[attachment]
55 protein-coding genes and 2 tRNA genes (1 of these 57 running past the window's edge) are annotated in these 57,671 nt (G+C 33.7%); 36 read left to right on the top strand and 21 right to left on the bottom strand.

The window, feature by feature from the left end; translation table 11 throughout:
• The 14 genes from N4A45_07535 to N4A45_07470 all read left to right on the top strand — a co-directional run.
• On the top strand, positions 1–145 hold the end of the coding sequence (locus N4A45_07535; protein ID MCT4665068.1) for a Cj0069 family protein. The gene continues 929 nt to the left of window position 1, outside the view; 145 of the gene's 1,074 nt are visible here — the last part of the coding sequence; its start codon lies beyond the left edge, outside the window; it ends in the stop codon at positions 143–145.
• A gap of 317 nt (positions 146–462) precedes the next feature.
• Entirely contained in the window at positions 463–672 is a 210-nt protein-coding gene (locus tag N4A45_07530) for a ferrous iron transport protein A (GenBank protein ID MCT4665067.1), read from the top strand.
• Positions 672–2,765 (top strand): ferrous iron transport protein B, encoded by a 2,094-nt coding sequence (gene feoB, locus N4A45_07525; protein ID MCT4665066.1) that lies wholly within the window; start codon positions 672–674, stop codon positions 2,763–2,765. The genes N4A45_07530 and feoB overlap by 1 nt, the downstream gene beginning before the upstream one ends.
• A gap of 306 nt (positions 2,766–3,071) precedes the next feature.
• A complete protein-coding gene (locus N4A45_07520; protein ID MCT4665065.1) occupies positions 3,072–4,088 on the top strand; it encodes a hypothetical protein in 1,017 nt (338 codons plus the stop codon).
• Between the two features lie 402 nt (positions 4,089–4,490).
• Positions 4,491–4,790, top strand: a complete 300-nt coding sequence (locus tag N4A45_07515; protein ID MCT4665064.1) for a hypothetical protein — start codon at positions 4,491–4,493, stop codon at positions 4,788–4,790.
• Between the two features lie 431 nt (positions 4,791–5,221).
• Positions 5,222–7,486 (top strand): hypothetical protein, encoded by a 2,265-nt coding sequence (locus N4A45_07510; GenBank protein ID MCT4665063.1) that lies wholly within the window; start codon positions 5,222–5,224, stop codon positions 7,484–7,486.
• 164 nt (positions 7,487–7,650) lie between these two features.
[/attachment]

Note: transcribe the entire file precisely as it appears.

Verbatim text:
55 protein-coding genes and 2 tRNA genes (1 of these 57 running past the window's edge) are annotated in these 57,671 nt (G+C 33.7%); 36 read left to right on the top strand and 21 right to left on the bottom strand.

The window, feature by feature from the left end; translation table 11 throughout:
• The 14 genes from N4A45_07535 to N4A45_07470 all read left to right on the top strand — a co-directional run.
• On the top strand, positions 1–145 hold the end of the coding sequence (locus N4A45_07535; protein ID MCT4665068.1) for a Cj0069 family protein. The gene continues 929 nt to the left of window position 1, outside the view; 145 of the gene's 1,074 nt are visible here — the last part of the coding sequence; its start codon lies beyond the left edge, outside the window; it ends in the stop codon at positions 143–145.
• A gap of 317 nt (positions 146–462) precedes the next feature.
• Entirely contained in the window at positions 463–672 is a 210-nt protein-coding gene (locus tag N4A45_07530) for a ferrous iron transport protein A (GenBank protein ID MCT4665067.1), read from the top strand.
• Positions 672–2,765 (top strand): ferrous iron transport protein B, encoded by a 2,094-nt coding sequence (gene feoB, locus N4A45_07525; protein ID MCT4665066.1) that lies wholly within the window; start codon positions 672–674, stop codon positions 2,763–2,765. The genes N4A45_07530 and feoB overlap by 1 nt, the downstream gene beginning before the upstream one ends.
• A gap of 306 nt (positions 2,766–3,071) precedes the next feature.
• A complete protein-coding gene (locus N4A45_07520; protein ID MCT4665065.1) occupies positions 3,072–4,088 on the top strand; it encodes a hypothetical protein in 1,017 nt (338 codons plus the stop codon).
• Between the two features lie 402 nt (positions 4,089–4,490).
• Positions 4,491–4,790, top strand: a complete 300-nt coding sequence (locus tag N4A45_07515; protein ID MCT4665064.1) for a hypothetical protein — start codon at positions 4,491–4,493, stop codon at positions 4,788–4,790.
• Between the two features lie 431 nt (positions 4,791–5,221).
• Positions 5,222–7,486 (top strand): hypothetical protein, encoded by a 2,265-nt coding sequence (locus N4A45_07510; GenBank protein ID MCT4665063.1) that lies wholly within the window; start codon positions 5,222–5,224, stop codon positions 7,484–7,486.
• 164 nt (positions 7,487–7,650) lie between these two features.